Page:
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(Credits: Far Out / Alamy)

Film

The improbable triumph of 'The Simpsons Movie', 15 years later

“There’s something strange about that ‘Sop’ sign.” Of all the gags that are littered throughout The Simpsons Movie, somehow this is the one that keeps popping into my head 15 years later. I’m sure the same could be said for “Praise Jeebus”, “He’s not Bono!”, “I was elected to lead, not to read”, and the seemingly endless number of jokes that come at lightning speed throughout the succinct 90-minute flick. They are relentless, almost as if there had been two decades of build-up behind each and every irreverent quip.

The idea of turning The Simpsons into a feature-length film had been bandied about ever since the show quickly became a ratings hit after premiering in 1989. Different writers pitched different ideas, some revolving around the iconic Treehouse of Horror Halloween episodes and some expanding the scope of Springfield to create a full-on musical. Maybe something would come to pass when the show reached a break or even, god forbid, ended for good.

Obviously, that never came to pass – by the mid-2000s, The Simpsons was still one of the highest-rated shows on television, not to mention a merchandising goldmine. But pieces for a full-length film began falling into place. 20th Century Fox green-lit the film back in 1997, with the cast being signed on to voice their television counterparts in 2001. From there, work began on the most vital aspect of the movie – the script.

A core team of the show’s most essential voices, including creator Matt Groening, executive producer James L. Brooks, showrunners Al Jean and Mike Scully, and producer Richard Sakai, were tasked with bringing the dysfunctional family to the big screen. They, in turn, drafted some of the show’s most iconic writers, including Mike Reiss, David Mirkin, and Jon Vitti, into the production. Legendary writer John Swartzwelder even came out of retirement to contribute elements to the screenplay.

For years, this team threw new ideas around: Scully wanted Steven Spielberg to be the film’s main villain, while Jean wanted the family to rescue manatees. A number of classic villains, including Sideshow Bob, Han Scorpio, were tagged as potential antagonists, but the writers decided to not restrict themselves to previous storylines and created a new character in Russ Cargill, the power-hungry leader of the Environmental Protection Agency.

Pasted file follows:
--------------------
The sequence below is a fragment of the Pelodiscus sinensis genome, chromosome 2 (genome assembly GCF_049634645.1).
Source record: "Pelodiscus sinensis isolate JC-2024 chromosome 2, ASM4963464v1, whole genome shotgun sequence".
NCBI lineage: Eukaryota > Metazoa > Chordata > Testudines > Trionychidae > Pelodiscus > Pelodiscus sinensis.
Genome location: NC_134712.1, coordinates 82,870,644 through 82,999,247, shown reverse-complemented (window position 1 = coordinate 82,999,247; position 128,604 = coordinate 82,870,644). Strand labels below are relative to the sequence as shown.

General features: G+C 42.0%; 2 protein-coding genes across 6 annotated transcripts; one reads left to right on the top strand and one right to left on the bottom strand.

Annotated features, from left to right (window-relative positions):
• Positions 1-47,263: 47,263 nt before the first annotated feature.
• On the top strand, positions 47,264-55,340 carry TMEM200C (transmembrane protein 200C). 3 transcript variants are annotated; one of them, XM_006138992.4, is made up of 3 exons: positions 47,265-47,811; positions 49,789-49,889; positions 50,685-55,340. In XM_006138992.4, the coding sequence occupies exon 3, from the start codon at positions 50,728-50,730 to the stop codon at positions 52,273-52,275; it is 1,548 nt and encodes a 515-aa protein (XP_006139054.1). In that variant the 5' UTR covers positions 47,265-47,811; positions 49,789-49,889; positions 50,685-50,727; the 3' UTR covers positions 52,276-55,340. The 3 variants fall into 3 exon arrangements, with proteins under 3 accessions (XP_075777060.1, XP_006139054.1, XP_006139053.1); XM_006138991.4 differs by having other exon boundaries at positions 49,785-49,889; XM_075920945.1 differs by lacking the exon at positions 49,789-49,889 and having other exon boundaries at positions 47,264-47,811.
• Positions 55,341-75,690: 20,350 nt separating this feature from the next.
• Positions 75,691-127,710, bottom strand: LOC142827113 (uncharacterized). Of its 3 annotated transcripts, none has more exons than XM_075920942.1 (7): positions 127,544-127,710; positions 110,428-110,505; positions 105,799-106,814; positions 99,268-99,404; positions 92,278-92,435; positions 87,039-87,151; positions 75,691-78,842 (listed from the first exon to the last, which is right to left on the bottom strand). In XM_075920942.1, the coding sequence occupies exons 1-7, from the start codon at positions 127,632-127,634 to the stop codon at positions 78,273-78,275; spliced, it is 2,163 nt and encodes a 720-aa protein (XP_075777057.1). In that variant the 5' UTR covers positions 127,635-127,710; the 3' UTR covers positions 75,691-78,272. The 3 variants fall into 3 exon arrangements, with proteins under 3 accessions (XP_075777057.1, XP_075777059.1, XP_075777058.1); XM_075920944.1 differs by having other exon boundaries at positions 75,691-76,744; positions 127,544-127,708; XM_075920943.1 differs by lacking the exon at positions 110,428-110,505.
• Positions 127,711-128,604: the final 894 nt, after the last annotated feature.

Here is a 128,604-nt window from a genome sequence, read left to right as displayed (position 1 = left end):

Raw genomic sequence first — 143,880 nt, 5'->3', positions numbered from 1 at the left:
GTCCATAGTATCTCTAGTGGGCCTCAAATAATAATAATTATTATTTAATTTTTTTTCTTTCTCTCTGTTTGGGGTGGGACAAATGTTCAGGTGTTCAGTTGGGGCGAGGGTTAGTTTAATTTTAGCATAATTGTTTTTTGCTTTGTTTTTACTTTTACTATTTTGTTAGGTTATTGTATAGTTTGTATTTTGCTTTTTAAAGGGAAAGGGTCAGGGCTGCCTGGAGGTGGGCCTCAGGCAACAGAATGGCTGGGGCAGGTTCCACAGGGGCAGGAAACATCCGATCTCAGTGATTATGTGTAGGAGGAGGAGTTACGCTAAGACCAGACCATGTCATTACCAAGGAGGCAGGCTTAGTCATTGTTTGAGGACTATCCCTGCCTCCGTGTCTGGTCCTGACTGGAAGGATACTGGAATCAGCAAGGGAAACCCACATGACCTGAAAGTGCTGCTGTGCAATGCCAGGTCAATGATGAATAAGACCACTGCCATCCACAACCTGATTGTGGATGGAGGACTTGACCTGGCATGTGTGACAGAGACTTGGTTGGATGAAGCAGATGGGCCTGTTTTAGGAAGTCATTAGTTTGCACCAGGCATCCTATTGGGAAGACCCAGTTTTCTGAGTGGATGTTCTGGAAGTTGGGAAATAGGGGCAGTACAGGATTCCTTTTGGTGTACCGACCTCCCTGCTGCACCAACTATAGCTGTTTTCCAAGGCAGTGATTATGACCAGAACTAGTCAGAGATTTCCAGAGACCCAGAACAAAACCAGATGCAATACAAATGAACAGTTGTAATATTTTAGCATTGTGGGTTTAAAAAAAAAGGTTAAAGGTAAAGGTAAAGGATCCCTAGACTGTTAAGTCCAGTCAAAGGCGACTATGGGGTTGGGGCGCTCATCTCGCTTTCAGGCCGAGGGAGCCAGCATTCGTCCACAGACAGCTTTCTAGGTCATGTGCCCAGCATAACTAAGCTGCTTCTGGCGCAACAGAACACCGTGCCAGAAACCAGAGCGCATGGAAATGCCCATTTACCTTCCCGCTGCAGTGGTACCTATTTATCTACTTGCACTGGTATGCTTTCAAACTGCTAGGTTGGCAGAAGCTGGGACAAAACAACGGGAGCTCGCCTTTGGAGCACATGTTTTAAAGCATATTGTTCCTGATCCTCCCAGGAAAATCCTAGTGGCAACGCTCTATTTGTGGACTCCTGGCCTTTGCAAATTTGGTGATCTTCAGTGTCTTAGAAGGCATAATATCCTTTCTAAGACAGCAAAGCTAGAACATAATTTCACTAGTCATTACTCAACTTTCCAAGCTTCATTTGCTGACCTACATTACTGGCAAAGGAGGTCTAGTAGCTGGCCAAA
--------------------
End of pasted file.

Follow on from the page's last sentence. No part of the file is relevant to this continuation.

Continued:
Eventually, a number of ideas filtered into the movie’s plot. Lisa goes on an environmental quest while pursuing a young Irish musician; Bart makes a connection with Flanders and questions his own father’s abilities; and Marge attempts to stop the town’s imminent apocalyptic disaster while becoming conflicted over her relationship with her husband. Homer is his clueless self, but he also goes on a journey of self-discovery, aided, at one point, by an impressively-chested Inuit woman.

Essential to pulling all the disparate plot points, gags, and past references together was director David Silverman. With constant revisions being made to the script and over 300 characters from the series being integrated into the film, Silverman not only had to make the film coherent and concise, but he needed to do it in a way that felt true to the show. All told, Silverman was able to hit just about every beat in a tight 90 minutes.

With 18 years of anticipation and expectations, The Simpsons Movie had to face not only stiff competition at the box office but also the scepticism that followed the show itself. The idea that The Simpsons was declining in quality had already been knocking around for years by the time The Simpsons Movie was set to premiere, so had the movie failed, it could very likely have been the force that took down the longest-running animated show of all time.

Instead, The Simpsons Movie was met with both critical acclaim and financial success. Grossing nearly half a billion dollars during its theatrical run, the film was the second-highest traditionally animated movie at the time, behind only The Lion King, a record it still holds to the day.

What’s remarkable is how well the decade-and-a-half-old jokes have aged. Apart from the cognitive dissonance of watching Bart call Disney an “evil corporation” while currently watching the film on Disney+, the only other time that the film seems stuck in 2007 is when Comic Book Guy records Grandpa’s religious experience on a flip phone. Everything else, from the absconding to Alaska to the presidency of Arnold Schwarzenegger to, yes, the “Sop” sign, feel rooted in a kind of timeless comedy vacuum, much like The Simpson family themselves.

As another decade and a half has now passed between the film’s premiere, there’s no better time to revisit why The Simpsons has remained a cultural institution. In a strange twist, The Simpsons Movie is now the perfect entry point for anyone who hasn’t seen the series or just needs to be reminded that the show was, in fact, quite funny. With mile-a-minute gags that haven’t seem to have aged a day, The Simpsons Movie was an unlikely triumph for America’s favourite yellow family.